As others have stated: You don't do this because of the consequences.
In order to do this, you have to submit a SECOND commit which means
that the person who just did the commit will find their working
directory out of date.
Plus, there is the possibility of your second commit firing off
another pre-commit hook which might fire off another commit which
might fire off a third pre-commit hook all the way through all seven
circles of hell.
What I do is require the svn:eol-style property on certain file types
set to what is needed. For example, all *.sh, *.pl, Makefiles, and
other Unix files that require a <LF> line ending only, or for example,
all the special files that VisualStudio requires a <CR><LF> ending on.
The property will make sure that the file is stored with the correct
line ending in the repository, so your developers won't have to worry
about it. You can also let your developers know how to configure
autoproperties, so that when a new file is created, the correct
property is setup when the developer runs "svn add".
The autoproperties will keep your developers from getting frustrated
with the whole line ending issue.
On Sat, Jun 20, 2009 at 11:32 PM, Kenneth Riddile<kfriddile_at_yahoo.com> wrote:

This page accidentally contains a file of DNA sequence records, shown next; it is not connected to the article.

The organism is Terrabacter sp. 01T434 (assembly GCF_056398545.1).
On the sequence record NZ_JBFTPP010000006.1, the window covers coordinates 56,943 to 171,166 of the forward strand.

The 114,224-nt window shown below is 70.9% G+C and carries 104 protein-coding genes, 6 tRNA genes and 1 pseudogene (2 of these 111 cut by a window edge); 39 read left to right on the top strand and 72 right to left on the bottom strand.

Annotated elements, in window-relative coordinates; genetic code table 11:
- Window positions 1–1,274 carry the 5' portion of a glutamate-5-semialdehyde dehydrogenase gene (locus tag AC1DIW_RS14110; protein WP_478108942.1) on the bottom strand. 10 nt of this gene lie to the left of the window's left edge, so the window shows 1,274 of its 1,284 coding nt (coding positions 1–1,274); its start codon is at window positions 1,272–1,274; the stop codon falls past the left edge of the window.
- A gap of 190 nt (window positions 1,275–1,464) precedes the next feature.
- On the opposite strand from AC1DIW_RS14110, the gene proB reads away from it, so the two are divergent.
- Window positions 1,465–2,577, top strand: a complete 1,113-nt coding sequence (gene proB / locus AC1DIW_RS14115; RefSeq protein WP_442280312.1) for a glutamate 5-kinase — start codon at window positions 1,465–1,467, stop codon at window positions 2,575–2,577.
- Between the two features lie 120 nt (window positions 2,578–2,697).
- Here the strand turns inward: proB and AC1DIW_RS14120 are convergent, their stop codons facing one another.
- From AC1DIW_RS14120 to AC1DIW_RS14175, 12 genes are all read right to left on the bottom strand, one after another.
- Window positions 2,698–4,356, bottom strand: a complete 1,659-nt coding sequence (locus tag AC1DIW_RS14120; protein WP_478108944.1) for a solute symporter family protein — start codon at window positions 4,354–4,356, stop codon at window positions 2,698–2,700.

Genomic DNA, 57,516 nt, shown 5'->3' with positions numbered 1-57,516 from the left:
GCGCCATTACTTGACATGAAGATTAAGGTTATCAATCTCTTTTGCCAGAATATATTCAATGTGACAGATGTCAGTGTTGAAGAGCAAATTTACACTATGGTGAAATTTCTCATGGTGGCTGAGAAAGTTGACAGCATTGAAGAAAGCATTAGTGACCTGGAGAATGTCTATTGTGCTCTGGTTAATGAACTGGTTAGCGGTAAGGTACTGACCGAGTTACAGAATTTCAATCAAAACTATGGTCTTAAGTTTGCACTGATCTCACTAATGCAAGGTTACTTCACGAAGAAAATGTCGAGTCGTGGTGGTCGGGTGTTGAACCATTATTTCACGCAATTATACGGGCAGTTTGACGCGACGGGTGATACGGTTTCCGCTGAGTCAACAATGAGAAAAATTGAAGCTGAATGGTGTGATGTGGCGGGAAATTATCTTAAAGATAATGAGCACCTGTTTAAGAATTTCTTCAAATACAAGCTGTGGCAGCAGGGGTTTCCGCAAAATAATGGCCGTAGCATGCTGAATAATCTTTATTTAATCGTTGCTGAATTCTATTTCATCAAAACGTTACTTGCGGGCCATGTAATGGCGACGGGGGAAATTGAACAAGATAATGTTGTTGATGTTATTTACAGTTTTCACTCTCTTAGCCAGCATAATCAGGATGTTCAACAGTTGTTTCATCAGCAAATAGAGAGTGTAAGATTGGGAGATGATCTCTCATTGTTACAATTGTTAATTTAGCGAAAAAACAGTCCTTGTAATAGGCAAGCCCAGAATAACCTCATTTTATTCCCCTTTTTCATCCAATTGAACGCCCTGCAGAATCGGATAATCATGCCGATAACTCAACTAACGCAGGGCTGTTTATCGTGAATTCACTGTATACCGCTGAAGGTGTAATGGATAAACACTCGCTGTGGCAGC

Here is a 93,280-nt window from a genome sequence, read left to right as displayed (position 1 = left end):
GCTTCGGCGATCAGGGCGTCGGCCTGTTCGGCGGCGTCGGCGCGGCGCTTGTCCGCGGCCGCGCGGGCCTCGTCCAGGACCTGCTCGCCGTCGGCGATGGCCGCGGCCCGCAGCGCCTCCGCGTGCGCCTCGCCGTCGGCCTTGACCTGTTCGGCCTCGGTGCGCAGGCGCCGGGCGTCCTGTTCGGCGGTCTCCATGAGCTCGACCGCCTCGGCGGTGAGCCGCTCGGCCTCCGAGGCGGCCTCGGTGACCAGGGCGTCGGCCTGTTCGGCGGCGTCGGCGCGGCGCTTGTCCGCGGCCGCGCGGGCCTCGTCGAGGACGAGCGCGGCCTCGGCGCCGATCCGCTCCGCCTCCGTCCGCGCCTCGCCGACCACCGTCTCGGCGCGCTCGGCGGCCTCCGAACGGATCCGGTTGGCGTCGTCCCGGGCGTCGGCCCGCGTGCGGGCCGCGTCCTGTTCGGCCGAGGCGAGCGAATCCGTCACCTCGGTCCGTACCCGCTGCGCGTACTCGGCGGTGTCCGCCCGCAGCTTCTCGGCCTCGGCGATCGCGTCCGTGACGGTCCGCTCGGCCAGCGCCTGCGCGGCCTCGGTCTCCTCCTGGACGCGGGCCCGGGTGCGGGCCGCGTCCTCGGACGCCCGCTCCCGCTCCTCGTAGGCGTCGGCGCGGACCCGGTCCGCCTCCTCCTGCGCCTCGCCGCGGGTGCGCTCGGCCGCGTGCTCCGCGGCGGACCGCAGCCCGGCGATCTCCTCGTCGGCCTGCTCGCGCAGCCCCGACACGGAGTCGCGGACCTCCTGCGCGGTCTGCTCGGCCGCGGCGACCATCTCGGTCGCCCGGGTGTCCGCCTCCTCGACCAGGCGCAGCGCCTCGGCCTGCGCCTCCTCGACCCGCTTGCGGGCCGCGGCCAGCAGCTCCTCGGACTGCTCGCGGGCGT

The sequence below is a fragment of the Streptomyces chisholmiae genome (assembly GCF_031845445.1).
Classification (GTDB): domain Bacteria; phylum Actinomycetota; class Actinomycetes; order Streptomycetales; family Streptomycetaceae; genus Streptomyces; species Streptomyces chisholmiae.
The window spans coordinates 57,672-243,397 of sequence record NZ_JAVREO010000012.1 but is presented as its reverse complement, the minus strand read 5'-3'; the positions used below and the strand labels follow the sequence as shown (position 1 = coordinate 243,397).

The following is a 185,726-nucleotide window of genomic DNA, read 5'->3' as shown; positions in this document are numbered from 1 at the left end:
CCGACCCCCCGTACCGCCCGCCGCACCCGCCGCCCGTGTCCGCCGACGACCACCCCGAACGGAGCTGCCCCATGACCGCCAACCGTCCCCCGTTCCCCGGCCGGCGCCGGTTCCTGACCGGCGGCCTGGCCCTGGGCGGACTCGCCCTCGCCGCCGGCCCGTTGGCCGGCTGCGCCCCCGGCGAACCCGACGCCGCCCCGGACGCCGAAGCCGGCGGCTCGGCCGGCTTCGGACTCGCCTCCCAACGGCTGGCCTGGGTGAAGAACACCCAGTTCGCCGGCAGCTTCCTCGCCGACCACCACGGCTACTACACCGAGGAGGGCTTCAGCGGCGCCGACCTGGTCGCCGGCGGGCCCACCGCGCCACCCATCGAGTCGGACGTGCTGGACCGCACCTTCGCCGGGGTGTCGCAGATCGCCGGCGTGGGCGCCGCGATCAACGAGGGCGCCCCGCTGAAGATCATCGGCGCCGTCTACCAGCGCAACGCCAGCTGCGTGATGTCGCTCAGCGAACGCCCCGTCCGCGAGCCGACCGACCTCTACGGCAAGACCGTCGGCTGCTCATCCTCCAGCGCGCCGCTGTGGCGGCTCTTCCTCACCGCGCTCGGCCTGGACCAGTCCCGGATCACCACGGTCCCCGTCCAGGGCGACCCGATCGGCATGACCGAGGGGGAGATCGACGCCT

> My team writes portable C/C++ that is all written with Visual Studio on
> Windows and is then used on both Windows and Unix. GCC on Unix complains
> when files don't end in newlines while Visual Studio does not. I already
> have a pre-commit hook that fails the commit when a source file doesn't end
> in a newline. I was wondering if someone knows of a way to automatically
> append a newline to those files at pre-commit time instead of forcing the
> user to go and add them manually. I won't be surprised if this can't be
> done since the ability to transparently modify files committed by the user
> could certainly be dangerous.
> Kenny Riddile
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Received on 2009-06-22 16:32:04 CEST